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Aging U.S. Industrial Space Can't Meet Booming Demand For E-Commerce Facilities

Most of the country's existing stock of industrial buildings is too old to meet the increasing demands of e-commerce, according to a new report by CBRE. New facilities have been developed in recent years, but not enough to meet the coming demand.

Older industrial space.

The growing expectation among consumers that anything ordered online can be delivered in a flash is spurring demand for warehouse and distribution facilities, particularly last-mile delivery in dense urban areas.

The rush to develop new warehouse/distribution space has been intense in recent years, totaling about 1B SF of modern facilities nationwide in the last 10 years, according to the report. Yet that only accounts for about 11% of the total inventory, which is 9.1B SF.

The average age of U.S. warehouse/distribution properties, according to CBRE data, is now 34 years. That being the average, a large chunk of U.S. space is even older: nearly 1B SF of the inventory is more than 50 years old and characterized by clear heights of less than 20 feet.

That space might have been state-of-the-art in the midcentury, but it is well below logistics tenant requirements in the 21st century.

The upshot of this shortage of modern warehouse/distribution space is a sizable opportunity to develop more space to meet the needs of e-commerce. Not all markets are well-positioned to do so, however.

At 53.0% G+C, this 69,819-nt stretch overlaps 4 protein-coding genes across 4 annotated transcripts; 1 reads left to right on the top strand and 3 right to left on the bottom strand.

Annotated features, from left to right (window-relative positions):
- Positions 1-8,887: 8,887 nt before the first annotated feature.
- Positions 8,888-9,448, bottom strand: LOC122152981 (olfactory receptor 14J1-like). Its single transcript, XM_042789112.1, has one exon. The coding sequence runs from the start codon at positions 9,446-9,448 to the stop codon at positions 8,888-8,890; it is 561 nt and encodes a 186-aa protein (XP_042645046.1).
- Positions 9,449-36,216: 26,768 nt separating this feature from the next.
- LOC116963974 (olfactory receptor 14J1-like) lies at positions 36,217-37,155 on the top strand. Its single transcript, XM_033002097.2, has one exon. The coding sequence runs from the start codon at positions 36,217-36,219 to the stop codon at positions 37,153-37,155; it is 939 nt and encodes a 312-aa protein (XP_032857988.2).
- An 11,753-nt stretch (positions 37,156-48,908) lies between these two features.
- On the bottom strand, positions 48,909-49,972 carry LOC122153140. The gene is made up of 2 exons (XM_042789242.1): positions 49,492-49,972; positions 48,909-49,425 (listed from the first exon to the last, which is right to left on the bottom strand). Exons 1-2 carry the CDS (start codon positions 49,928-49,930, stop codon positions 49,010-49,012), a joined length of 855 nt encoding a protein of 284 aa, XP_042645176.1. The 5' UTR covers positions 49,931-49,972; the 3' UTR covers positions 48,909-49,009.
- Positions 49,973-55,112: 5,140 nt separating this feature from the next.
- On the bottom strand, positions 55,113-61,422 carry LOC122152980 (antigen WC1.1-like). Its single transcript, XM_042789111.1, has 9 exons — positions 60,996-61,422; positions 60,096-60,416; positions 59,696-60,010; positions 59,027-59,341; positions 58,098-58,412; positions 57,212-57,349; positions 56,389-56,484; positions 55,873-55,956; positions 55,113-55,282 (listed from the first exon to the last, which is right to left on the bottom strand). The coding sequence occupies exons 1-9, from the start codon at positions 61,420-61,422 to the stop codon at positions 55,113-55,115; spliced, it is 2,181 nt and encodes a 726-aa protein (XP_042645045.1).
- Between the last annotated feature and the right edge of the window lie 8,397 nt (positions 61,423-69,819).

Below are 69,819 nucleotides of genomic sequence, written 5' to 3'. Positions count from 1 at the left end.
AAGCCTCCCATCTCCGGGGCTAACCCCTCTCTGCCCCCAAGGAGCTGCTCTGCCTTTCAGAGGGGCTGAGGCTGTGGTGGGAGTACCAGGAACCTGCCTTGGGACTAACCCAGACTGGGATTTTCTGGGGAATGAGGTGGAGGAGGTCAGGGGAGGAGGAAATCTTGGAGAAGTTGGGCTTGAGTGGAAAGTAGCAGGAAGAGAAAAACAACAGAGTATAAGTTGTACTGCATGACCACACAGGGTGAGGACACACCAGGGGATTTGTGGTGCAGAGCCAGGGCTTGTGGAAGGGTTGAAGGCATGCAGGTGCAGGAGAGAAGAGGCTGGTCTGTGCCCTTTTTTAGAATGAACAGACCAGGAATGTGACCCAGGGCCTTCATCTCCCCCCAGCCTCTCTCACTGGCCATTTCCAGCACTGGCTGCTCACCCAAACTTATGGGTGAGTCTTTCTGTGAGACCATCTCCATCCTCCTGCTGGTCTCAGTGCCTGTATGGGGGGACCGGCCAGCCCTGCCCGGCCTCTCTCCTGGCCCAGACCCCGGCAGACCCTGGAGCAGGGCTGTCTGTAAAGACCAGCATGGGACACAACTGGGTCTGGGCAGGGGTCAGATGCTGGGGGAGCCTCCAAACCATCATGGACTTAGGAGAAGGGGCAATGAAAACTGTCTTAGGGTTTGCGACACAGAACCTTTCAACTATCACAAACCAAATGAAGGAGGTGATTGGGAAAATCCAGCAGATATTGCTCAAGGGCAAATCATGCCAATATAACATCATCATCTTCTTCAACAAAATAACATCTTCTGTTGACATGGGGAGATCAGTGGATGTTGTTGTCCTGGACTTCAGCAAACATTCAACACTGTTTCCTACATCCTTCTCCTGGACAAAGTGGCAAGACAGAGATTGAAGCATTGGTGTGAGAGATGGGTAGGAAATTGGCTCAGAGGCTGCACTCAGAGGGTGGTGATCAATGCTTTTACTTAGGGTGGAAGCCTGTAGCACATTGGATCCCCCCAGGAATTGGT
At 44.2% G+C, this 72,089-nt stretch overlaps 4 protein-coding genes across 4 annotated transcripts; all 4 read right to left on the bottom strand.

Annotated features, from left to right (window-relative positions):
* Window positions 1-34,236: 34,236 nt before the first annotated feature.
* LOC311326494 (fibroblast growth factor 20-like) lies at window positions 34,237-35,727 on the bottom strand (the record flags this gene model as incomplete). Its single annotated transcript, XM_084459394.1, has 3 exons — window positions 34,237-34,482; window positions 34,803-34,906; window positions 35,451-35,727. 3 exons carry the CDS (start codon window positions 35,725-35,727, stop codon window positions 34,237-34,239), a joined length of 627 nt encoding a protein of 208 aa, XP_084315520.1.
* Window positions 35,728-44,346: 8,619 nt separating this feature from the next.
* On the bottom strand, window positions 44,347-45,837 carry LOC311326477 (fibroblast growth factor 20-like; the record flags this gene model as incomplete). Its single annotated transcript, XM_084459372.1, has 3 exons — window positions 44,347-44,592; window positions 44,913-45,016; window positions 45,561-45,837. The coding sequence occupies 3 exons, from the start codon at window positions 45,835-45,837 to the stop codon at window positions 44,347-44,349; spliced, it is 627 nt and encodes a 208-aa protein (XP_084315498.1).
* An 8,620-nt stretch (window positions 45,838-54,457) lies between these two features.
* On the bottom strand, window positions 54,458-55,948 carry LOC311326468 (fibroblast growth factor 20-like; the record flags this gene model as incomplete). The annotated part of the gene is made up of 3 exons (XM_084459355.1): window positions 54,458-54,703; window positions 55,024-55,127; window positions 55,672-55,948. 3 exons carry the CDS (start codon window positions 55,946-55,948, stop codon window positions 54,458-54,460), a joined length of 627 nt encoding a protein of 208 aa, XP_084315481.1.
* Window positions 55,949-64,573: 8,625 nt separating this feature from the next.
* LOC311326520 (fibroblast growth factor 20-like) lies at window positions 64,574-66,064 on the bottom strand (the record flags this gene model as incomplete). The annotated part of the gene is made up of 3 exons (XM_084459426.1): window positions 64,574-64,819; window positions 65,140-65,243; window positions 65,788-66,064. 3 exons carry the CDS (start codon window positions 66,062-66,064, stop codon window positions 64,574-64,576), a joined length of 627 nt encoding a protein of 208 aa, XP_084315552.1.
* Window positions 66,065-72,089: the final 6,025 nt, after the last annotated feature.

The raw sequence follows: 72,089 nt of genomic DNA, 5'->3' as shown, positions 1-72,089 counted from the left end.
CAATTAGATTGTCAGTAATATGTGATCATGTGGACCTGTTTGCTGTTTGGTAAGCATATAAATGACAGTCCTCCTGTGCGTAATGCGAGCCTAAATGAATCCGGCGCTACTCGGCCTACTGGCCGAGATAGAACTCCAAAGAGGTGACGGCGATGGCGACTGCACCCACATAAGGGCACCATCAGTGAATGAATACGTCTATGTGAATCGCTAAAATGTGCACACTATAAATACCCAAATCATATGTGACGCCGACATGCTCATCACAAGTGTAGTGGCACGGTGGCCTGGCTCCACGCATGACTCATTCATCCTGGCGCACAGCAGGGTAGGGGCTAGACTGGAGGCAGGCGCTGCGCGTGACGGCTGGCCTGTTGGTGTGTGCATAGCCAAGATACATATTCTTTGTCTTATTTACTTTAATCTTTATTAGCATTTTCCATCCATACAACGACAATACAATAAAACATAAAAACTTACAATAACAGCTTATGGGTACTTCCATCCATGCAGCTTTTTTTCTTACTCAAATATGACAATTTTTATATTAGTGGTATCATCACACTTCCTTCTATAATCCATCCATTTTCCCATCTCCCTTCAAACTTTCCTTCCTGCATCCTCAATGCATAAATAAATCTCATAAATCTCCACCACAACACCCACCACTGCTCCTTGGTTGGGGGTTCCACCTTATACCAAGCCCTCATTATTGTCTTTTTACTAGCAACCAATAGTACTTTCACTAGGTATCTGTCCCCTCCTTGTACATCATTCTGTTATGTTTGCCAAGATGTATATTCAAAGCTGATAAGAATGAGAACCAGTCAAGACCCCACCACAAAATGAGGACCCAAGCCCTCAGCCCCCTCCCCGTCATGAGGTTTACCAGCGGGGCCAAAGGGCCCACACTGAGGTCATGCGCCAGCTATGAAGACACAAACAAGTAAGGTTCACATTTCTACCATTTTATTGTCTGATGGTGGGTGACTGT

"Warehouse development is a significant strategic tool, typically driven by population size, density and e-commerce penetration," CBRE Americas Leader of Industrial and Logistics Adam Mullen said.

CBRE Americas Leader of Industrial and Logistics Adam Mullen

"The goal in determining the best site for a warehouse or distribution center is market coverage for efficient and quick delivery to consumers," Mullen said.

"That means that certain markets will see a disproportionate share of large-scale, modern warehouse development opportunities, namely those within a few hours’ drive of major population centers and ports, and those with major transportation networks." 

Primary examples of those leading distribution markets are California’s Inland Empire, Pennsylvania’s I-78/I-81 corridor, Atlanta and Dallas, according to Mullen.

The Inland Empire, for one, already has an advantage in the race to serve the needs of e-commerce. CBRE data ranks it as having the youngest stock of industrial facilities in the nation: an average of 20 years.

The I-78/I-81 corridor, Atlanta and Dallas are likewise youngish, with industrial stock at an average age of 29 to 31 years, all below the national average of 34 years.

That said, even the older markets will see some opportunities to develop modern facilities.

"The opportunity in the older markets lies in infill development of both last-mile facilities and medium-sized distribution centers, possibly even multistory warehouse product. Northern New Jersey, Boston and Los Angeles are likely beneficiaries of these trends," Mullen said. 

Though one of the top markets by size, Northern New Jersey also boasts some of the oldest stock of warehouse/distribution facilities: an average of 57 years. Boston's stock averages 44 years old and Los Angeles' averages 39 years.

"Ultimately, as customers’ expectations grow, speed of delivery will continue to take priority above most, if not all, other factors for e-commerce orders," Mullen said. "To be fast with e-commerce fulfillment, companies have to be close to as much of their customer base as possible. And to be close, you need a place to process orders efficiently and effectively."